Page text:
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From Wikipedia, the free encyclopedia

Arleen Whelan
Arleen Whelan Argentinean Magazine AD.jpg
Whelan in 1938
Born(1916-09-01)September 1, 1916
DiedApril 7, 1993(1993-04-07) (aged 76)
OccupationActress
Years active1937–1957
Spouse(s)
(m. 1940; div. 1943)
Hugh Owen
(m. 1942; div. 1953)
Dr. Warren O. Cagney
(m. 1960; div. 1961)

Arleen Whelan (September 1, 1916 – April 7, 1993[1]) was an American film actress.

Early years

Whelan was a native of Salt Lake City, Utah.[2] Before she became an actress, she worked in Southern California as a manicurist, contributing her earnings to help with her family's expenses.[3]

Career

Whelan appeared in 25 films between 1937 and 1957, reportedly after 20th Century Fox director H. Bruce Humberstone saw Whelan working as a manicurist in a barbershop. After her screen test, the studio cast Whelan as the female lead in a film version of Robert Louis Stevenson's Kidnapped (1938).[4]

Whelan's Broadway credits include Oh, Brother! (1945) and The Doughgirls (1942).[5]

Personal life

Whelan wed Alex D'Arcy (an actor) in September 1940, and they were divorced in 1943.[6] On October 1, 1942, she married Hugh Owen (a film distributor). They separated on July 8, 1952, and she filed for divorce in 1953.[7] Her third marriage, to Warren O. Cagney, also ended in divorce.[2]

On April 8, 1993, Whelan died in Orange, California, following a stroke.[2]

Filmography

Year Title Role Notes
1937 On Again-Off Again Minor Role Uncredited
1938 Kidnapped Jean MacDonald
1938 Gateway Catherine O'Shea
1938 Thanks for Everything Madge Raines
1939 Boy Friend Sue Duffy
1939 Young Mr. Lincoln Sarah Clay
1939 Sabotage Gail
1940 Young People Judith
1940 Charter Pilot Raquel Andrews
1941 Charley's Aunt Kitty Verdun
1942 Castle in the Desert Brenda Hartford
1942 Sundown Jim Catherine Barr
1943 Stage Door Canteen Herself
1947 Suddenly, It's Spring Gloria Fay
1947 Ramrod Rose Leland
1947 Variety Girl Variety Girl Uncredited
1947 The Senator Was Indiscreet Valerie Shepherd
1948 That Wonderful Urge Jessica Woods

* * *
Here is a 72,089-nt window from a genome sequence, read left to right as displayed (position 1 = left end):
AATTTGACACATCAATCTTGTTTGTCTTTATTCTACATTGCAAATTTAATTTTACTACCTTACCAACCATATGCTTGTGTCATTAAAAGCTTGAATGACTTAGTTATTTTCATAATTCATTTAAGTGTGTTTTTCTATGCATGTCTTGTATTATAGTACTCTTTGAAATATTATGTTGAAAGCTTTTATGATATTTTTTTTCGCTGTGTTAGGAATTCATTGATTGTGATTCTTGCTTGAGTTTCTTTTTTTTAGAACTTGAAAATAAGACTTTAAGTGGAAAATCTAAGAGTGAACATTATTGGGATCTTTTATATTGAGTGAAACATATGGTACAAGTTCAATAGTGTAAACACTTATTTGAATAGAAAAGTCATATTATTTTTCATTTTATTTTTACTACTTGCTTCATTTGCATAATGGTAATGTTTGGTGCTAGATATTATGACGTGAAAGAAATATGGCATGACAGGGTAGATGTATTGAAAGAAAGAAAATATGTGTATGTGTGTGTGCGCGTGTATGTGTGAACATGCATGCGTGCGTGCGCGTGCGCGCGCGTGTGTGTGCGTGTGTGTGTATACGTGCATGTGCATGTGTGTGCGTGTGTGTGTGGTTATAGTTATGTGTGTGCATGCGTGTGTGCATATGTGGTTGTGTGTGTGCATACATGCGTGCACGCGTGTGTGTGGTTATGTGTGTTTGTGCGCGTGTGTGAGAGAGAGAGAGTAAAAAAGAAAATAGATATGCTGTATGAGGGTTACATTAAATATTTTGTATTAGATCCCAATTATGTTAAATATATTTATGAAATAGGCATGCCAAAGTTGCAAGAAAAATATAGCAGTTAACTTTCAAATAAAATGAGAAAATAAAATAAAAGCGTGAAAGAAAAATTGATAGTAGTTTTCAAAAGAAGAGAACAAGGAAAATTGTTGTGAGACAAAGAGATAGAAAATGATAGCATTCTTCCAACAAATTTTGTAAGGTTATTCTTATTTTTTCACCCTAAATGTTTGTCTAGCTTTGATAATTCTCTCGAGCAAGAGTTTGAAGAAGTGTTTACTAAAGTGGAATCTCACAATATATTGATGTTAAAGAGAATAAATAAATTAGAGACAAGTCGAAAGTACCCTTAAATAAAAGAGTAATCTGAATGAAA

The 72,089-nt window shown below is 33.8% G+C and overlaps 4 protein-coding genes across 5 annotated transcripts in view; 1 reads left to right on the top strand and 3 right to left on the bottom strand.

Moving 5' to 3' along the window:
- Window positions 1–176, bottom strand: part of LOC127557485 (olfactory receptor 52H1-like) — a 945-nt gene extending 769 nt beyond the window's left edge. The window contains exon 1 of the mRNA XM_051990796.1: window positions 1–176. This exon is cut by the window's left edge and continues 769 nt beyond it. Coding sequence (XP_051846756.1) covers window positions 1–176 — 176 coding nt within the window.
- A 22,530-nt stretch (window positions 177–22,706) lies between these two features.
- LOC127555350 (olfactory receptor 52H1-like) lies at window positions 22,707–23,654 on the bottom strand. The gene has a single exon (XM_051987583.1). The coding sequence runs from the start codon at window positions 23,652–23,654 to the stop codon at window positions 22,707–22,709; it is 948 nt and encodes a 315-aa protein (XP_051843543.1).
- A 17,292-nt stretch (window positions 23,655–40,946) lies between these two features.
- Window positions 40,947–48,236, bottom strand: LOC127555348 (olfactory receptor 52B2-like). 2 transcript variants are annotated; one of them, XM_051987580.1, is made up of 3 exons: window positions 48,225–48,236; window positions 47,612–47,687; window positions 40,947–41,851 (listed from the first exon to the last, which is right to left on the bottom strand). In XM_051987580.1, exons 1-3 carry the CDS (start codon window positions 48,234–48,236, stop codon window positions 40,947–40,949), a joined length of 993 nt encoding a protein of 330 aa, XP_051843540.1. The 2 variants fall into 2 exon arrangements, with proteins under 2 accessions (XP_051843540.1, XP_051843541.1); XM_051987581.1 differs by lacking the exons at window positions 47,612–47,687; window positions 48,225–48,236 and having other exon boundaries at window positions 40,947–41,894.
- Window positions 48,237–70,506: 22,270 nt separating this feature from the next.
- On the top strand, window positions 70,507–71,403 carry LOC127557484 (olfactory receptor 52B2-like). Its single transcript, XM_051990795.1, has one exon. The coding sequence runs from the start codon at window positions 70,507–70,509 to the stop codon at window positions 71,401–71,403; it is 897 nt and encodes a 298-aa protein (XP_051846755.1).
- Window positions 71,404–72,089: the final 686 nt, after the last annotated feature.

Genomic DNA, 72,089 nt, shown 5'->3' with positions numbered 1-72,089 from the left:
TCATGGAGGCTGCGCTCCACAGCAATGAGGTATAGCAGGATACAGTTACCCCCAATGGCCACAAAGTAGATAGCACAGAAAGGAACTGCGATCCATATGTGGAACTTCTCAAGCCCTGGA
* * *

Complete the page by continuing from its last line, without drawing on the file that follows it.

1949 Dear Wife Tommy Murphy
1951 Passage West Rose Billings
1952 Flaming Feather Carolina
1953 Never Wave at a WAC Sgt. Toni Wayne
1953 San Antone Julia Allerby
1953 The Sun Shines Bright Lucy Lee Lake
1956 The Women of Pitcairn Island Hutia
1957 The Badge of Marshal Brennan Murdock
1957 Raiders of Old California Julie Johnson

References

  1. ^ "United States Social Security Death Index". FamilySearch. Retrieved August 3, 2014. Arleen W Cagney, 07 Apr 1993; citing U.S. Social Security Administration, Death Master File, database (Alexandria, Virginia: National Technical Information Service, ongoing).
  2. ^ a b c "Obituaries : Arleen Whelan; Acting Career Began in 1937". Los Angeles Times. April 16, 1993. Archived from the original on July 19, 2017. Retrieved July 19, 2017.
  3. ^ "From A Manicure Girl To A Movie Star--It Can Happen in Hollywood--And Does!". The Sedalia Democrat. Missouri, Sedalia. June 19, 1938. p. 18. Retrieved July 18, 2017 – via Newspapers.com. open access
  4. ^ "These are Hollywood's Movie-struck Kids". Life. June 6, 1938. p. 34. Retrieved December 8, 2011.
  5. ^ "Arleen Whelan". Playbill. Retrieved July 19, 2017.
  6. ^ "Arleen Whelan Gets Divorce, Prepares Return to N.Y." The Salt Lake Tribune. Utah, Salt Lake City. August 19, 1943. p. 12. Retrieved July 18, 2017 – via Newspapers.com. open access
  7. ^ "Arleen Whelan Files For Divorce in L.A." The San Bernardino County Sun. California, San Bernardino. United Press. October 23, 1953. p. 39. Retrieved July 18, 2017 – via Newspapers.com. open access

External links

This page was last edited on 30 August 2021, at 01:37
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